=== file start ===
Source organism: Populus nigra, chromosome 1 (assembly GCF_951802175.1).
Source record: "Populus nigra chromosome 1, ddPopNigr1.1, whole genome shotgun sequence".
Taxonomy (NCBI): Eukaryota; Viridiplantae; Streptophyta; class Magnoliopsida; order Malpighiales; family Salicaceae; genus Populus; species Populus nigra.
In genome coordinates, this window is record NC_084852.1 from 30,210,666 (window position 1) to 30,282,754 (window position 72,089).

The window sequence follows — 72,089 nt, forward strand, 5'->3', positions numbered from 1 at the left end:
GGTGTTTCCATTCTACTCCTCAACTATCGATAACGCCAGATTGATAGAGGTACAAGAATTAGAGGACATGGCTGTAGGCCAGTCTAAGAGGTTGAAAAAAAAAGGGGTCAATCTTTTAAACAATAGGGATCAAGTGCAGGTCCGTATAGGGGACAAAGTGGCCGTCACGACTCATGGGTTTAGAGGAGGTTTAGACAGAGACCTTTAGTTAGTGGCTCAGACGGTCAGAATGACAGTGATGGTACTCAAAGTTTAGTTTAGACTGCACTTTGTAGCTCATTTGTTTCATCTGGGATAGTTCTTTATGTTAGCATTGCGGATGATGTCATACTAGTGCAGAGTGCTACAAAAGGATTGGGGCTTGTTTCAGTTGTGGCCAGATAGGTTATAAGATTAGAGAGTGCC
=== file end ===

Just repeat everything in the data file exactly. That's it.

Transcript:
Source organism: Populus nigra, chromosome 1 (assembly GCF_951802175.1).
Source record: "Populus nigra chromosome 1, ddPopNigr1.1, whole genome shotgun sequence".
Taxonomy (NCBI): Eukaryota; Viridiplantae; Streptophyta; class Magnoliopsida; order Malpighiales; family Salicaceae; genus Populus; species Populus nigra.
In genome coordinates, this window is record NC_084852.1 from 30,210,666 (window position 1) to 30,282,754 (window position 72,089).

The window sequence follows — 72,089 nt, forward strand, 5'->3', positions numbered from 1 at the left end:
GGTGTTTCCATTCTACTCCTCAACTATCGATAACGCCAGATTGATAGAGGTACAAGAATTAGAGGACATGGCTGTAGGCCAGTCTAAGAGGTTGAAAAAAAAAGGGGTCAATCTTTTAAACAATAGGGATCAAGTGCAGGTCCGTATAGGGGACAAAGTGGCCGTCACGACTCATGGGTTTAGAGGAGGTTTAGACAGAGACCTTTAGTTAGTGGCTCAGACGGTCAGAATGACAGTGATGGTACTCAAAGTTTAGTTTAGACTGCACTTTGTAGCTCATTTGTTTCATCTGGGATAGTTCTTTATGTTAGCATTGCGGATGATGTCATACTAGTGCAGAGTGCTACAAAAGGATTGGGGCTTGTTTCAGTTGTGGCCAGATAGGTTATAAGATTAGAGAGTGCC